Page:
the ice slowly liquefied, and the silence was broken by the humming of flies and the cries of ravens circling overhead. From the roofs in town you could see strangely vibrating black lines snaking from the shore and spreading in a skein across the still-frozen, bone-white ice cap of the lake—carrion beetles making their way over the ice.
versal – verso/
Versal is a literary magazine based here in Amsterdam. Its first issue appeared back in 2003 so in many ways Versal and its founding editor and poet Megan M. Garr are the grande dames of the Amsterdam literary community you see today. Versal is available only in print, which makes it an old school literary journal.
VERSO/ is its evil twin. A bimonthly event in Amsterdam, it features live-form poems, stories, essays, interviews and reviews. Each VERSO/ volume runs for multiple events. The current theme Uprising.
The February 11 performance was titled “Uprising – Seat at the Table.” Centered on Solange’s 2016 album A Seat at the Table, this edition was “guest-edited” by Marly Pierre-Louis and Smita James. Marly quoted from an interview Solange gave to NPR in which she explained her intentions.
I’m inviting you to have a seat at my table. And it’s an honor to be able to have a seat at our table and for us to open up in this way and for us to feel safe enough to have these conversations and share them with you.
This live performance is what a literary magazine should do. Dazzle you with some poetry, shake up your perceptions with an in-depth interview and make you want to get up and dance when it’s all over.
shanghai literary review – issue no. 2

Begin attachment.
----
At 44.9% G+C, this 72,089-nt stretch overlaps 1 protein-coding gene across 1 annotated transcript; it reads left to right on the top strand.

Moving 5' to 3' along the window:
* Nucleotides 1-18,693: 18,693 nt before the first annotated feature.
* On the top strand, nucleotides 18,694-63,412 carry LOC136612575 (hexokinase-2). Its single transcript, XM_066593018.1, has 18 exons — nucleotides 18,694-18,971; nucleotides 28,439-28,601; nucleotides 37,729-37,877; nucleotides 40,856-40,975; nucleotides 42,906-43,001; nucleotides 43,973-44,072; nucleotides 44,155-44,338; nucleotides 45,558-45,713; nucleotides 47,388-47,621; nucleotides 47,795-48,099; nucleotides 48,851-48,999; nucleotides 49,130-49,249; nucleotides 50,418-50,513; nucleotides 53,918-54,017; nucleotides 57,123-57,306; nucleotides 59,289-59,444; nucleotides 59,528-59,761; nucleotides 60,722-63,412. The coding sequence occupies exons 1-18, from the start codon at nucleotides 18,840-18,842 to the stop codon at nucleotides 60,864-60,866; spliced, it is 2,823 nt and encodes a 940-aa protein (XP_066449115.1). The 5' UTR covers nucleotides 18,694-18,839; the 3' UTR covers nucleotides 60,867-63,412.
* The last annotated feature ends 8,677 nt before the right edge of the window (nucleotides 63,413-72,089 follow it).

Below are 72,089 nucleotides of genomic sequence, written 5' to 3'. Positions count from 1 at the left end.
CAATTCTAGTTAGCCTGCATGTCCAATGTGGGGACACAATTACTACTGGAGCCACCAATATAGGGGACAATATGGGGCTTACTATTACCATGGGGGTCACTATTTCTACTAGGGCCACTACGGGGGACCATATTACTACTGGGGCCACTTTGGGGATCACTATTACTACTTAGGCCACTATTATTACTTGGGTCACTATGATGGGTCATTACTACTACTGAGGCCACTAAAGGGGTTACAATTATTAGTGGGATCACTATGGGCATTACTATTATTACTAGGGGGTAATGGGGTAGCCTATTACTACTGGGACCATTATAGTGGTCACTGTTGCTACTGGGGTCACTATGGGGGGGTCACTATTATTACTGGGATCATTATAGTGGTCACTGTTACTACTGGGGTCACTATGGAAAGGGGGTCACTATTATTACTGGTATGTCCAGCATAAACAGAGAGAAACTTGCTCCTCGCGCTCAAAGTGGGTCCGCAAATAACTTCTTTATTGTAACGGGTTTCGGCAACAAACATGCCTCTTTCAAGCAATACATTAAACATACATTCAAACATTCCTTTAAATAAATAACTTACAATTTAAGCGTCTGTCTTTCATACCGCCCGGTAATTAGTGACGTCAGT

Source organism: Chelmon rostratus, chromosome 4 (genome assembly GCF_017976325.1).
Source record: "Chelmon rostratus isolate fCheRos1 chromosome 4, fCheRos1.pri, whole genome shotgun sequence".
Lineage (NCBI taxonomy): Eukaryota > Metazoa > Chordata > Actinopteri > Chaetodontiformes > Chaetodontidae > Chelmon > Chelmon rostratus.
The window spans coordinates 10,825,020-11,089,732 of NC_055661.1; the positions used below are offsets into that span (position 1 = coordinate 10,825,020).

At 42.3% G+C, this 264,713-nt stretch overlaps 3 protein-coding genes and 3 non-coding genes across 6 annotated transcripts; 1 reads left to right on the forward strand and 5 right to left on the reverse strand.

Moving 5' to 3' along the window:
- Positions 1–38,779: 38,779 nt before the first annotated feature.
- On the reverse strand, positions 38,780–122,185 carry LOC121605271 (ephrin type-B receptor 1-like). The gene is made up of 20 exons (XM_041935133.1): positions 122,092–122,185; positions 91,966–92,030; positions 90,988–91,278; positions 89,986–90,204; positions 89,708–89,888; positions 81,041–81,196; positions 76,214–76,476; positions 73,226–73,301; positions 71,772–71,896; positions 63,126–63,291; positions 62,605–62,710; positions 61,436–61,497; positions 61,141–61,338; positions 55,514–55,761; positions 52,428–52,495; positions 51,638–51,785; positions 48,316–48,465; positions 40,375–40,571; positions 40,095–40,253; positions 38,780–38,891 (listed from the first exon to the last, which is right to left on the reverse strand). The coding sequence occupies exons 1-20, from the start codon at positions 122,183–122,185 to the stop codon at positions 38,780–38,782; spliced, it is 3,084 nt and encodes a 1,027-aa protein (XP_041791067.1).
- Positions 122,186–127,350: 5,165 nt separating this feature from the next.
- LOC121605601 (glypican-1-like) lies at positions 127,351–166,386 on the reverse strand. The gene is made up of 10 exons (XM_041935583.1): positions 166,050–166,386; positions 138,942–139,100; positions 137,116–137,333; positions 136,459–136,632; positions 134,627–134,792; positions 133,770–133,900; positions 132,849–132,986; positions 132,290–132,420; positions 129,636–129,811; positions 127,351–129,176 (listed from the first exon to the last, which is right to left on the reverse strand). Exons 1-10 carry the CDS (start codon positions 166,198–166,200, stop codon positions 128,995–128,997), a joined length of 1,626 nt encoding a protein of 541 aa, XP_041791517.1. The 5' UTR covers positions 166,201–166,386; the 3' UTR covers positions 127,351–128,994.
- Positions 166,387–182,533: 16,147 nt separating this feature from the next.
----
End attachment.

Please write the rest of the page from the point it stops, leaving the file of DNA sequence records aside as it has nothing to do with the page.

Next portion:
This Shanghai-based magazine started up in 2017 and already has two issues to its name. Issue no. 2 came to me in the mail because I am one of the contributors and incredibly proud of it. Certainly given the company I’m in.
Zhu Yue is a Beijing author with three short story collections to his name. His contribution to TSLR issue no. 2 is a short story entitled “My Poor Girlfriend”, as translated by Jianan Qian. The setting is Hospital Ward Six, where the girlfriend lies in bed.
“My boss gave me a piece of White Rabbit Creamy Candy. Here.” […]
“No, you eat it.” She strained to prop herself up.
“You need the nourishment. You have it.”
“Let’s each take half, or I won’t eat.”
In her editor’s note, Juli Min writes of being both part or and outside a place, especially one as elusive as Shanghai. The writers, translators, poets and visual artists represented in issue no. 2 live inside the cracks, looking from the outside in or from the inside ever deeper.
Nigerian artist Olufemi Lawal is a photographer, songwriter and poet. His essay “Earth” shows us the world changing as it evolves through the colors black, orange, red and grey.
Poet Kassy Lee writes of another black man in China in “Langston Hughes in Shanghai.” Here’s one wonderful riff.
The watermelon seller drags his net
filled with red-hearted melons through
this death-polluted river to give them
extra weight to be sold by the pound
in Shanghai. These blood-soaked
watermelons are the best damn
watermelons in the world.